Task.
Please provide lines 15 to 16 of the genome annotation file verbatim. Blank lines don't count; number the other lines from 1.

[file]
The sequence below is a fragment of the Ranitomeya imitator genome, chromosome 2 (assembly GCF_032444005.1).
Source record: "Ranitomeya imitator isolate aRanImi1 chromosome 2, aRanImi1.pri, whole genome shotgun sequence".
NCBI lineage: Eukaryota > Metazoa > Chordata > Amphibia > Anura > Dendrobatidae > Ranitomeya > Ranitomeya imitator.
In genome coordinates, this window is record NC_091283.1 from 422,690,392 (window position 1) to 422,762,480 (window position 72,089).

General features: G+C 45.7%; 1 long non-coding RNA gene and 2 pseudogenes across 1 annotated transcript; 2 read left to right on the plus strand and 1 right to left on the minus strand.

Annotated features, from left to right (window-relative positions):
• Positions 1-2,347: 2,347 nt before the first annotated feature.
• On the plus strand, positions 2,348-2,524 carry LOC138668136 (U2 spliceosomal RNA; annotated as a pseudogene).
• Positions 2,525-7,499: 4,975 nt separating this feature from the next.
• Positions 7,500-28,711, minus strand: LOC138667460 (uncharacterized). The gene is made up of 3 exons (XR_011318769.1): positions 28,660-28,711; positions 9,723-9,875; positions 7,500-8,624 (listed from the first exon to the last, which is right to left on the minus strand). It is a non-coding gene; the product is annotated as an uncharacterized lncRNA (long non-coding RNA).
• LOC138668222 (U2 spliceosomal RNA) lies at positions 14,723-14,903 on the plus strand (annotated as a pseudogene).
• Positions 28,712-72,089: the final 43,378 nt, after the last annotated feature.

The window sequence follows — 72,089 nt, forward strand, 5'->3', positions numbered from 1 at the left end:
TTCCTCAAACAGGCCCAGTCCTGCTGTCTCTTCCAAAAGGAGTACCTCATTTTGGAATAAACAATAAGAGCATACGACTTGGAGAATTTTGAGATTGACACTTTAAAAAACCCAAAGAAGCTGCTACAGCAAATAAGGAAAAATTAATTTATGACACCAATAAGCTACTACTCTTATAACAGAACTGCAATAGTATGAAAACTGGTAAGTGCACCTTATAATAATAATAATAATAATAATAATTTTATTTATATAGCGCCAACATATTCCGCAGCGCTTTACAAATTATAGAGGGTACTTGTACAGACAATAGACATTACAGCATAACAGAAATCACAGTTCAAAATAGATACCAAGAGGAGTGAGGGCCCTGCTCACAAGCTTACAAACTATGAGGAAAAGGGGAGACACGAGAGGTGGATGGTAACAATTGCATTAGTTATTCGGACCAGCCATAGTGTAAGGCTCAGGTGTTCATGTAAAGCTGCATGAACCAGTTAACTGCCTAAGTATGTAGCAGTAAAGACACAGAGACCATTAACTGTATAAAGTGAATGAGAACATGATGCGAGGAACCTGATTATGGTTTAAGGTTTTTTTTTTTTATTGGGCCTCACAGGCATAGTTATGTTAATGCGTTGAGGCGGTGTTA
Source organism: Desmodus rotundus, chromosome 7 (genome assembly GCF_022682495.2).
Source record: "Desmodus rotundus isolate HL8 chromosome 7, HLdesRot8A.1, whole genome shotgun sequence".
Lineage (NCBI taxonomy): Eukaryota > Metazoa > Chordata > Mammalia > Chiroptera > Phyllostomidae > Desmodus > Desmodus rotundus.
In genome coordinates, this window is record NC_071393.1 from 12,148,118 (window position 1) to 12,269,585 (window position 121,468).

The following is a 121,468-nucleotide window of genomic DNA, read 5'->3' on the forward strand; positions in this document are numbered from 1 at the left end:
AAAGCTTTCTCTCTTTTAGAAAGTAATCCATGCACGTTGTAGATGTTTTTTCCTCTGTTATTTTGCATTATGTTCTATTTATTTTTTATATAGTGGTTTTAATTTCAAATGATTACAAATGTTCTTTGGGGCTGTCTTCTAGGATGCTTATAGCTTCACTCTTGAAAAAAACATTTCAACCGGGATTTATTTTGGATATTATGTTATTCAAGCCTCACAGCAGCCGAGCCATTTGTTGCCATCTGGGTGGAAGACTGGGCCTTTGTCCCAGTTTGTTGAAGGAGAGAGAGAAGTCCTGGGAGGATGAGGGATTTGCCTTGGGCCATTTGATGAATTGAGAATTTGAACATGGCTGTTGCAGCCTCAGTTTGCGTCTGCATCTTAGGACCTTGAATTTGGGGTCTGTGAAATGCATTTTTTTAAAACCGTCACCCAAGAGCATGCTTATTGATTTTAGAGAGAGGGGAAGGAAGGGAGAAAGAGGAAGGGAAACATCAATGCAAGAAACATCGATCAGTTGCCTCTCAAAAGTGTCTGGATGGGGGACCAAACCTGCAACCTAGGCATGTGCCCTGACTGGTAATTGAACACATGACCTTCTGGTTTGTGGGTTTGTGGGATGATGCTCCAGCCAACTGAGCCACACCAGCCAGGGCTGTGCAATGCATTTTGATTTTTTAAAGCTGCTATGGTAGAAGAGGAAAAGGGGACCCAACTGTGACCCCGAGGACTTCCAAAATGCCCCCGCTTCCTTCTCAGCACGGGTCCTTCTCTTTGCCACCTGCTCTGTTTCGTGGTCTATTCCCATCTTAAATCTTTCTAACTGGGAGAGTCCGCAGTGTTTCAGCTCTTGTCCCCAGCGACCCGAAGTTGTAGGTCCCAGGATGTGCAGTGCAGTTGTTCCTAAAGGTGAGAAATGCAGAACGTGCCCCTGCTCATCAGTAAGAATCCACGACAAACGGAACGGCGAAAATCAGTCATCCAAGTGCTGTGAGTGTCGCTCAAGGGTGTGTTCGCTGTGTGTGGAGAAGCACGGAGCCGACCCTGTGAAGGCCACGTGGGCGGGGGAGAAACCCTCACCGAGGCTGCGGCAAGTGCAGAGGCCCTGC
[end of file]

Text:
Source organism: Desmodus rotundus, chromosome 7 (genome assembly GCF_022682495.2).
Source record: "Desmodus rotundus isolate HL8 chromosome 7, HLdesRot8A.1, whole genome shotgun sequence".